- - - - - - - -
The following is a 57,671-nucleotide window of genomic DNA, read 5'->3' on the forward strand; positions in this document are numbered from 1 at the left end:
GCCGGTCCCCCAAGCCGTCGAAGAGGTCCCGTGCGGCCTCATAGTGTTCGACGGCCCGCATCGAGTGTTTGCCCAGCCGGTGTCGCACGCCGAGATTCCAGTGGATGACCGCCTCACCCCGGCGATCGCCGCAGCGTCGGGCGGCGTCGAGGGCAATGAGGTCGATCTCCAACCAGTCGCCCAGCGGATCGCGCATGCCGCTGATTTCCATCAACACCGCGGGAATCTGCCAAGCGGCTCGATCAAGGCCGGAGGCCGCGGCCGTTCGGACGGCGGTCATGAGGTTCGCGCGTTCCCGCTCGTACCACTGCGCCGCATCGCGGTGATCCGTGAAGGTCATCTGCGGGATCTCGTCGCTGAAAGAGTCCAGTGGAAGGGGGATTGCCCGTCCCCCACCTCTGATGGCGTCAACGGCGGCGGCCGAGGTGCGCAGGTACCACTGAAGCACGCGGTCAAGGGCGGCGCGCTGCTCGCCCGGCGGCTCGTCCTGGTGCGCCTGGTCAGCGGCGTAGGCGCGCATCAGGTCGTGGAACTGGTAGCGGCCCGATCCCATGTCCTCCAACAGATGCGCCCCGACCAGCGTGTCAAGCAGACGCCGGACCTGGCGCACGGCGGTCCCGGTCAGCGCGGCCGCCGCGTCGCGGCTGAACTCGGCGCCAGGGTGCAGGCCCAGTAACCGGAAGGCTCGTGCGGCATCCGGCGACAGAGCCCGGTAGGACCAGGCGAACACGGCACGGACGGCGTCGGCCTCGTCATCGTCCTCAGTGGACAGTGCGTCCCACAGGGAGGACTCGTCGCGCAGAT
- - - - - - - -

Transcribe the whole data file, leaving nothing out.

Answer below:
The following is a 57,671-nucleotide window of genomic DNA, read 5'->3' on the forward strand; positions in this document are numbered from 1 at the left end:
GCCGGTCCCCCAAGCCGTCGAAGAGGTCCCGTGCGGCCTCATAGTGTTCGACGGCCCGCATCGAGTGTTTGCCCAGCCGGTGTCGCACGCCGAGATTCCAGTGGATGACCGCCTCACCCCGGCGATCGCCGCAGCGTCGGGCGGCGTCGAGGGCAATGAGGTCGATCTCCAACCAGTCGCCCAGCGGATCGCGCATGCCGCTGATTTCCATCAACACCGCGGGAATCTGCCAAGCGGCTCGATCAAGGCCGGAGGCCGCGGCCGTTCGGACGGCGGTCATGAGGTTCGCGCGTTCCCGCTCGTACCACTGCGCCGCATCGCGGTGATCCGTGAAGGTCATCTGCGGGATCTCGTCGCTGAAAGAGTCCAGTGGAAGGGGGATTGCCCGTCCCCCACCTCTGATGGCGTCAACGGCGGCGGCCGAGGTGCGCAGGTACCACTGAAGCACGCGGTCAAGGGCGGCGCGCTGCTCGCCCGGCGGCTCGTCCTGGTGCGCCTGGTCAGCGGCGTAGGCGCGCATCAGGTCGTGGAACTGGTAGCGGCCCGATCCCATGTCCTCCAACAGATGCGCCCCGACCAGCGTGTCAAGCAGACGCCGGACCTGGCGCACGGCGGTCCCGGTCAGCGCGGCCGCCGCGTCGCGGCTGAACTCGGCGCCAGGGTGCAGGCCCAGTAACCGGAAGGCTCGTGCGGCATCCGGCGACAGAGCCCGGTAGGACCAGGCGAACACGGCACGGACGGCGTCGGCCTCGTCATCGTCCTCAGTGGACAGTGCGTCCCACAGGGAGGACTCGTCGCGCAGAT